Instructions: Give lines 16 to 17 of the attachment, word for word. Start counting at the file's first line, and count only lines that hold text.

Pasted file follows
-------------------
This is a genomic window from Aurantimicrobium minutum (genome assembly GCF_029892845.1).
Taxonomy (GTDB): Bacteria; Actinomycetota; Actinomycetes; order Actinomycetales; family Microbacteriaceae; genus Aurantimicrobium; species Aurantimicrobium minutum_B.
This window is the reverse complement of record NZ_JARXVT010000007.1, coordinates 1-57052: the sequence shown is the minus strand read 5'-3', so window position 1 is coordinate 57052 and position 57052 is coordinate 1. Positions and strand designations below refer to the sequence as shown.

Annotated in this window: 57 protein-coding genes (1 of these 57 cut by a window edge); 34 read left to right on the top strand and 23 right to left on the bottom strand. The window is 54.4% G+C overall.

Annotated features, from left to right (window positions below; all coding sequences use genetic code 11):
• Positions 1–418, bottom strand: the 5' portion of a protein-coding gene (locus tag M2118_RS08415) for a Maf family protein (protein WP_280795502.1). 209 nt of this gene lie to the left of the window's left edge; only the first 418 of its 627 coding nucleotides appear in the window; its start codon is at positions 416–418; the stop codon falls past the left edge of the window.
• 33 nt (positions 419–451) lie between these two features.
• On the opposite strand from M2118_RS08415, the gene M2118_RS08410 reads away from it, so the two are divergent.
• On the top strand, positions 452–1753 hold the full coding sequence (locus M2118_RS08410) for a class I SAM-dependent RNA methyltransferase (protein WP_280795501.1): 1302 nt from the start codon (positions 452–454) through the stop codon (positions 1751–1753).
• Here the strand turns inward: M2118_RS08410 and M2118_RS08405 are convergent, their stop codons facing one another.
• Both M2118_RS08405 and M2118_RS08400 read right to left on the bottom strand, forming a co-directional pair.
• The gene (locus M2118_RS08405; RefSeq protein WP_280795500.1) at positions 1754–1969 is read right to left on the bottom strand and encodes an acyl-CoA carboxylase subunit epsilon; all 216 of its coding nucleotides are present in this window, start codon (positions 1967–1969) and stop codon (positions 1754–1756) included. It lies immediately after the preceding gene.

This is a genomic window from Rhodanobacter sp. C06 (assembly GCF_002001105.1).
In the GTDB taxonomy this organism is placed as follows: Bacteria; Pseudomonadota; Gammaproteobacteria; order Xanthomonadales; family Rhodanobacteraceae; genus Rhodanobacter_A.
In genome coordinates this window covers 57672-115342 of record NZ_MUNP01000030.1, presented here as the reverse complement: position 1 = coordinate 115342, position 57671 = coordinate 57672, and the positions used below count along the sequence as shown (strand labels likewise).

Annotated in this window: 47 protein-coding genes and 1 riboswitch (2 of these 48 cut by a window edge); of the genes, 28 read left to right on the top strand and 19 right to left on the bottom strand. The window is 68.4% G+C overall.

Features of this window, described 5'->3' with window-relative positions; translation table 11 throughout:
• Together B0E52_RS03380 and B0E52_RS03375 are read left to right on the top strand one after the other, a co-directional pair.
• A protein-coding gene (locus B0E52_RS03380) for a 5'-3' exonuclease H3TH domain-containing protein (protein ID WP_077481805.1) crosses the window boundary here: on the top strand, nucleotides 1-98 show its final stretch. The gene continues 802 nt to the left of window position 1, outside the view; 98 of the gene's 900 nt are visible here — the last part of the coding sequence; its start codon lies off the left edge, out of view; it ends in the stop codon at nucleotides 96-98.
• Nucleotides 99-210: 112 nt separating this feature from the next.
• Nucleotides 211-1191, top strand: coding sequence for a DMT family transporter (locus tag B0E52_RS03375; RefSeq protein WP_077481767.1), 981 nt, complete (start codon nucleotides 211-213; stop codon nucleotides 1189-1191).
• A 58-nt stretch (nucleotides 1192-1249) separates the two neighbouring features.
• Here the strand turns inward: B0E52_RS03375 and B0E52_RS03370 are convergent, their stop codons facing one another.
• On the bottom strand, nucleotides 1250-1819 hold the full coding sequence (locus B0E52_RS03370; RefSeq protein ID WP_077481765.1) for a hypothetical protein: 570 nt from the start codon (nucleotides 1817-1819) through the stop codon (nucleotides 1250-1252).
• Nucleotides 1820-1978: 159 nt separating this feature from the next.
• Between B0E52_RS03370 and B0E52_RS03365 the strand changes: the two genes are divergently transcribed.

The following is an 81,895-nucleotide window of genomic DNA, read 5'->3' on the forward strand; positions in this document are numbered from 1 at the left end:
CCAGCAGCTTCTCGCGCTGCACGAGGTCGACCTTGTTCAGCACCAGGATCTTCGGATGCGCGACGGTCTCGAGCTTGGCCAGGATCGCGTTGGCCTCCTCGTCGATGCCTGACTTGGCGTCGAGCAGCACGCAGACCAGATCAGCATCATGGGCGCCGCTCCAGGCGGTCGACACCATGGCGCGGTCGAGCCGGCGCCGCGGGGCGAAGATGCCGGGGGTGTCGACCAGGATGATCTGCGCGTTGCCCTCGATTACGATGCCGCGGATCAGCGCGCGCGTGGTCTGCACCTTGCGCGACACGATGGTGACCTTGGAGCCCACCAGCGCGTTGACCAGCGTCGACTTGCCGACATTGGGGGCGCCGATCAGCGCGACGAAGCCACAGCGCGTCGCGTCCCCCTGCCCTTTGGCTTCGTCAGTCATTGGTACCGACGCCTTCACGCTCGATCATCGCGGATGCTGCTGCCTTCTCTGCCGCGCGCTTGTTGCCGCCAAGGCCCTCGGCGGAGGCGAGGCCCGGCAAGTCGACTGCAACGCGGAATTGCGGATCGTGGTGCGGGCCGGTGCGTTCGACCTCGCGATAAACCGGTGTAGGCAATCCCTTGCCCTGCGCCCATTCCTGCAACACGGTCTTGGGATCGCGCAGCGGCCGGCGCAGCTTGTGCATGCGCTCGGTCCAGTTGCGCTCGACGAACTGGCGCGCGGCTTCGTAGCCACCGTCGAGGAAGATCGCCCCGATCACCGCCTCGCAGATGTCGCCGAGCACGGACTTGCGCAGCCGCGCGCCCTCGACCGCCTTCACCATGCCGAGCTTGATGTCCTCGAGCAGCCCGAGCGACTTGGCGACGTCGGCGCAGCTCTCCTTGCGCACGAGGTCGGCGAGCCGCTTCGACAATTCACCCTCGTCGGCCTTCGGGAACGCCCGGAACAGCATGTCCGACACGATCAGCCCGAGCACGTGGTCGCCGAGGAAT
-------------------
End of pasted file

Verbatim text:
Annotated in this window: 47 protein-coding genes and 1 riboswitch (2 of these 48 cut by a window edge); of the genes, 28 read left to right on the top strand and 19 right to left on the bottom strand. The window is 68.4% G+C overall.

Features of this window, described 5'->3' with window-relative positions; translation table 11 throughout: